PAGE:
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Does anybody know of any useful Tools for cleaning out Active Directory on a Server 2003 domain? I want to clean up old computers, etc, and prefer a free tool.

I have a lot of devices that I know don't exist and I want to clean them prior to building up a new DC.

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3 Answers 3

up vote 23 down vote accepted

You have all the tools you need on your domain controller already. The main command you want to use is DSQUERY. To find objects that have been inactive for 52 weeks, open a CMD window and type :

DSQUERY computer -inactive 52
DSQUERY user -inactive 52

You can also search for stale passwords using the -stalepwd <num of days> switch instead of -inactive. You could also search for disabled accounts by using the -disabled switch

If you want to take it to the next level, you can have it automatically move the objects into an OU of your choice (where you can then analyse what's there before you take any further action) by piping the results to the DSMOVE command like so:

DSQUERY computer -inactive 52 | DSMOVE -newparent <distinguished name of target OU>


Edit:

Here are all the builtin DS commands to experiment with:

dsadd /? - help for adding objects.
dsget /? - help for displaying objects.
dsmod /? - help for modifying objects.
dsmove /? - help for moving objects.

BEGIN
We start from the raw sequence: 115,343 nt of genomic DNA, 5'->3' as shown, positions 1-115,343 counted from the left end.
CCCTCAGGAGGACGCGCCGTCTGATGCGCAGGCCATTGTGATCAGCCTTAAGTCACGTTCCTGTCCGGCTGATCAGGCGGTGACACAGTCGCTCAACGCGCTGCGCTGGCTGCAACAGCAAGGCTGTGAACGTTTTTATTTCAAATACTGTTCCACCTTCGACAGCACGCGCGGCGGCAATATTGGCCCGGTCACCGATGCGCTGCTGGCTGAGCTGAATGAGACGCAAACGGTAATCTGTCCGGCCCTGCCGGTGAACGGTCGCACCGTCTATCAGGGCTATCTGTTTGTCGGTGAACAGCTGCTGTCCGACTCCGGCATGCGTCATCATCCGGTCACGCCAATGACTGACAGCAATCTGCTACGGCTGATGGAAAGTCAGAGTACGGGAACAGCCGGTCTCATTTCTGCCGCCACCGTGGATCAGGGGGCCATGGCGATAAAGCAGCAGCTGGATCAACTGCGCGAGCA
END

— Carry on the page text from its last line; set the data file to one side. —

dsquery /? - help for finding objects matching search criteria.
dsrm /? - help for deleting objects.
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4  
No point looking for anything more complex or trying to reinvent the wheel. –  John Gardeniers Oct 6 '09 at 10:31
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Exactly. And as an AD administrator, people must really learn how to do all the GUI tasks the manual way too. –  Izzy Oct 6 '09 at 13:45
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Man... you just got rid of a 18 line VBscript –  breadly Oct 6 '09 at 13:58
    
Edit: Added the rest of the DS commands for reference –  Izzy Oct 6 '09 at 14:53
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Awesome, exactly what we needed +1 all around :D –  Matt Rogish Oct 6 '09 at 20:41

OldCmp by JoeWare gets used a lot, simple command line tool that creates web reports of Users and Computers that haven't authenticated in on the network in a while. Can also delete them out of AD for you.

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In my previous position, a global network with about 15,000 users, we would run a batch file each month using the dsmove command, as Izzy described, to move all inactive user and machine accounts into a holding area. An operator would periodically manually check those accounts against a list of users known to be on extended leave and would delete any that weren't on that list. What had previously been a time consuming manual operation became a simple semi-automatic task, taking just a couple of minutes each month.

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